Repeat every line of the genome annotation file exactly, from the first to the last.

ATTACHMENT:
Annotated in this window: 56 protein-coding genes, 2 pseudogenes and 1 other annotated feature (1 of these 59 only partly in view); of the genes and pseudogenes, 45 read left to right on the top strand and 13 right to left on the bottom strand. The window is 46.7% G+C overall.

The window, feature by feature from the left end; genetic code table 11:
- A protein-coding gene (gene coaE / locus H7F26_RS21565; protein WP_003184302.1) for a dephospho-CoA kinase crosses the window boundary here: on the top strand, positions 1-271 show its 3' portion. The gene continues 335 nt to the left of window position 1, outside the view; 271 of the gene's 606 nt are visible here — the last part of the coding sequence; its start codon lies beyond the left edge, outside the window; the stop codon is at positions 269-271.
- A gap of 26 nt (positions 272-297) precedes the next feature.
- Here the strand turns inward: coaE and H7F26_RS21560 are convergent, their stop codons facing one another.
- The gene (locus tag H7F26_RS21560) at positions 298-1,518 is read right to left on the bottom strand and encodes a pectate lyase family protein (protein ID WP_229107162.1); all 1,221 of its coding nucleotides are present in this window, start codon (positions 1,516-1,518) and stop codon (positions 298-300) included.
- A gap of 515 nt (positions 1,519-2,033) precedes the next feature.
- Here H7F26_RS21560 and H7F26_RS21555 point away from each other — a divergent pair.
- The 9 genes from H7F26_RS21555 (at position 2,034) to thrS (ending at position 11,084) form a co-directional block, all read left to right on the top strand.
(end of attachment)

Annotated in this window: 56 protein-coding genes, 2 pseudogenes and 1 other annotated feature (1 of these 59 only partly in view); of the genes and pseudogenes, 45 read left to right on the top strand and 13 right to left on the bottom strand. The window is 46.7% G+C overall.

The window, feature by feature from the left end; genetic code table 11:
- A protein-coding gene (gene coaE / locus H7F26_RS21565; protein WP_003184302.1) for a dephospho-CoA kinase crosses the window boundary here: on the top strand, positions 1-271 show its 3' portion. The gene continues 335 nt to the left of window position 1, outside the view; 271 of the gene's 606 nt are visible here — the last part of the coding sequence; its start codon lies beyond the left edge, outside the window; the stop codon is at positions 269-271.
- A gap of 26 nt (positions 272-297) precedes the next feature.
- Here the strand turns inward: coaE and H7F26_RS21560 are convergent, their stop codons facing one another.
- The gene (locus tag H7F26_RS21560) at positions 298-1,518 is read right to left on the bottom strand and encodes a pectate lyase family protein (protein ID WP_229107162.1); all 1,221 of its coding nucleotides are present in this window, start codon (positions 1,516-1,518) and stop codon (positions 298-300) included.
- A gap of 515 nt (positions 1,519-2,033) precedes the next feature.
- Here H7F26_RS21560 and H7F26_RS21555 point away from each other — a divergent pair.
- The 9 genes from H7F26_RS21555 (at position 2,034) to thrS (ending at position 11,084) form a co-directional block, all read left to right on the top strand.